In addition to the above, organic farming methods contribute to the conservation of soil and water resources in locations where drought is regular and commonplace4.
According to the Soil Association5, consumers are increasingly concerned with provenance. Where our food/drink comes from and exactly what is in it, is important to many of you.
As a consumer who is looking for high quality, as well as products you can trust, labelling has been and can be confusing. Certified organic coffee gives you reassurance and peace of mind as to the origin and supply chain behind the beans. So much so, we can even put names to the faces of the producers/co-operative managers of our organic coffee beans…
As an example, our speciality grade, single estate coffee ‘Romero’ is grown by the Romero family in Copan, Honduras.
Farmer, Deybi Omar Romero is the son of Jesus Romero, who is a founding partner of the Capucas cooperative ‘COCFCAL’.
Debyi works alongside his mother, María Julia Albertina Moreno.
We have a direct link to Debyi who produces a micro lot of premium grade coffee for Owens Coffee. In turn, our continued support for the cooperative has given the farm improved opportunities to develop its farming methods.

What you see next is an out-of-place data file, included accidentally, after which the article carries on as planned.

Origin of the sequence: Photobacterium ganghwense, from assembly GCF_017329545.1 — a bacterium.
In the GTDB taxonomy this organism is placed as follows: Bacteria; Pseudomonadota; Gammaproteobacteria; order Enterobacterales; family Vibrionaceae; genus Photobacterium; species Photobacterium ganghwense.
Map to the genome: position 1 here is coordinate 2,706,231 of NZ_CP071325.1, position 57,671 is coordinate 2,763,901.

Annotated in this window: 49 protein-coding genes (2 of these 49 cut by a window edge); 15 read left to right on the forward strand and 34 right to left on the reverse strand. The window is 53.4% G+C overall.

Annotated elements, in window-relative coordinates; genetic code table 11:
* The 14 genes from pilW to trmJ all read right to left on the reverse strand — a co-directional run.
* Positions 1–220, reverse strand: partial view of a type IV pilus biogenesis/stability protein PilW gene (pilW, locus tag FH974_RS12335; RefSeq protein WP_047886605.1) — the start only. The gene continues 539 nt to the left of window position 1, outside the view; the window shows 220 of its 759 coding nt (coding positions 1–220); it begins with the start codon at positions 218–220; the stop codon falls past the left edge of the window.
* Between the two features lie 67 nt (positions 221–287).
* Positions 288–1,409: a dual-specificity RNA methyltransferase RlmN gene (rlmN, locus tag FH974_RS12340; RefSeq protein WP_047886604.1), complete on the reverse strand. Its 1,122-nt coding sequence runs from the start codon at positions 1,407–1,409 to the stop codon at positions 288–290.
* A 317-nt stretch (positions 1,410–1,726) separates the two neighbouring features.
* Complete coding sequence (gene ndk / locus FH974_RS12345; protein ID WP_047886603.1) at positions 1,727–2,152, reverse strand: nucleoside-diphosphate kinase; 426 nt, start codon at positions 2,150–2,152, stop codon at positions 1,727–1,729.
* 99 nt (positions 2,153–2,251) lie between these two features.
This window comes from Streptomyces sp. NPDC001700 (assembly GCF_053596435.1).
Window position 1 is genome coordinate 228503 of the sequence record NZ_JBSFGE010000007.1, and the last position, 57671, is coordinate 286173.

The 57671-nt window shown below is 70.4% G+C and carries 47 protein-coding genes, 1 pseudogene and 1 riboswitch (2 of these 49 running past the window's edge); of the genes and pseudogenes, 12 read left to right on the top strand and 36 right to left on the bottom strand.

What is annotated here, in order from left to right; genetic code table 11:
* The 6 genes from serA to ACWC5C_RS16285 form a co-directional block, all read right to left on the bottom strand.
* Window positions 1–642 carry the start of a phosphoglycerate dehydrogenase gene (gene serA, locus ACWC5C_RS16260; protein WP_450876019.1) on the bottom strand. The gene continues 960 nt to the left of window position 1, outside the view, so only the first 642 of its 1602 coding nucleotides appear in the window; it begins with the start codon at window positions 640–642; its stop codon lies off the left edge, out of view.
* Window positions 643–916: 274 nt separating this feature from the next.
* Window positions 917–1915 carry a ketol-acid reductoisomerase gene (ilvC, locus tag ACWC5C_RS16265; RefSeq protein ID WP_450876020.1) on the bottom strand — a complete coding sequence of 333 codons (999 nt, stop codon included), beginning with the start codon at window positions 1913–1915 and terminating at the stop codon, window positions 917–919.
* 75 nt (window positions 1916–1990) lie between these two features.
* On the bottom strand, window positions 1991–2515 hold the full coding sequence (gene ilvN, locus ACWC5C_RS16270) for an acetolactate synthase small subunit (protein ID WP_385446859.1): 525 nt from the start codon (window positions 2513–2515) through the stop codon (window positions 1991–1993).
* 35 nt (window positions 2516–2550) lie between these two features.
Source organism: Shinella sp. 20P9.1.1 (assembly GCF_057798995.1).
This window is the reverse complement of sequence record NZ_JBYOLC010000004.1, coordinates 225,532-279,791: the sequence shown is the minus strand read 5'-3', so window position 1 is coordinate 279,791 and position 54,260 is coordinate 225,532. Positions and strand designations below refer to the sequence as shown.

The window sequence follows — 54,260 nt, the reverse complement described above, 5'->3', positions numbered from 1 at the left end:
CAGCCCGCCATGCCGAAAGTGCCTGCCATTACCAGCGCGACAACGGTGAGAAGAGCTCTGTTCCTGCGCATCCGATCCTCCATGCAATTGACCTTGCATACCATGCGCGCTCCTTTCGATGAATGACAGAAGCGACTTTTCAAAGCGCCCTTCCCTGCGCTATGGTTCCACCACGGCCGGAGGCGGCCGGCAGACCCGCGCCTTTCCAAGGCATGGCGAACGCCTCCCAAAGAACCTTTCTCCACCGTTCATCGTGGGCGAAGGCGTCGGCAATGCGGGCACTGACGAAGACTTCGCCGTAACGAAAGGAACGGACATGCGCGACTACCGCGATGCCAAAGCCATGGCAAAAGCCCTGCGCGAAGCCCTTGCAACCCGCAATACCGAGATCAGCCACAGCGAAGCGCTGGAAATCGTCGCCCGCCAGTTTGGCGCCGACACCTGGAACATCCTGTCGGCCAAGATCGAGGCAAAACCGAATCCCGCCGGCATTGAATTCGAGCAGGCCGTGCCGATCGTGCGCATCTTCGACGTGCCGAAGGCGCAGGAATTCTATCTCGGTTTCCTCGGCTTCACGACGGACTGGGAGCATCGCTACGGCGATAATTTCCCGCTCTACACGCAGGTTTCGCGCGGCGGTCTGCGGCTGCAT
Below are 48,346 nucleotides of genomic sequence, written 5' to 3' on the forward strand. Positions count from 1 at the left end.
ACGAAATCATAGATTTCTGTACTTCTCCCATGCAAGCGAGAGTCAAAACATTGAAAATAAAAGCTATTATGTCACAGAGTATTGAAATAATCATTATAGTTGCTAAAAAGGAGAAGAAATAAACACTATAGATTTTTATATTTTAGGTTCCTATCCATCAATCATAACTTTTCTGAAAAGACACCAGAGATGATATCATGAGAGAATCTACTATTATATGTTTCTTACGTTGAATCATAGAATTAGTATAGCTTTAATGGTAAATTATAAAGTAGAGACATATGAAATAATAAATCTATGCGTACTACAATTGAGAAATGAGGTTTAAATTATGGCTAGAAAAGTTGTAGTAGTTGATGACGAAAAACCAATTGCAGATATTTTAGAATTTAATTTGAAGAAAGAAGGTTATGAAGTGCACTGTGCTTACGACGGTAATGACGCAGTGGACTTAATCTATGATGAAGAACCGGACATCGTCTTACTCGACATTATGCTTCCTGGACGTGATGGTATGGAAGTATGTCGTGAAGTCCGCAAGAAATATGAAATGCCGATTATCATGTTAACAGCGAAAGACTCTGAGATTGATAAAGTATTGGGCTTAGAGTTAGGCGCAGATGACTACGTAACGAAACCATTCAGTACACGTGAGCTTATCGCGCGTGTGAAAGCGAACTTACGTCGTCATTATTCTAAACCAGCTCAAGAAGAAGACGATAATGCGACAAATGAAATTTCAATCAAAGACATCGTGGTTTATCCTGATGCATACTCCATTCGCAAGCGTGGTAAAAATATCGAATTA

Coffee production is shade-grown and coffee varieties include caturra, parainema and catimor. The farm has diversified to include growing citrus, mango, cedar, Inga and bananas. Pulp is used as fertilisers on the land and mucilage is deposited by methods which avoid contamination of water sources.
Debyi Romero, coffee producer, with his family, Honduras
The roasting process should be sufficient to remove any nasty chemicals found in non-organic coffee beans. However, because non-organic coffee is grown in soil which is effectively polluted by synthetic fertilisers, pesticides/herbicides, the natural minerals usually found in the soil that non organic coffee beans are grown is depleted. It follows that this is generally associated with a depletion in minerals, vitamins and antioxidants found in produce, and coffee is a product which should generally be high in antioxidants6.
In theory, organic coffee beans should taste better than regular coffee. The reason is that organic coffee is shade-grown, the beans therefore grow more slowly and develop a deeper flavour. If you take into account that organic farming means less nasty chemicals too, that should contribute to an all-round, cleaner, stronger, richer taste.
Practically, our customers tell us that our organic coffees taste better than regular coffee. Try Owens Coffee for yourself and let us know what you think!
We’ve mentioned that certification benefits consumers in terms of a product’s provenance.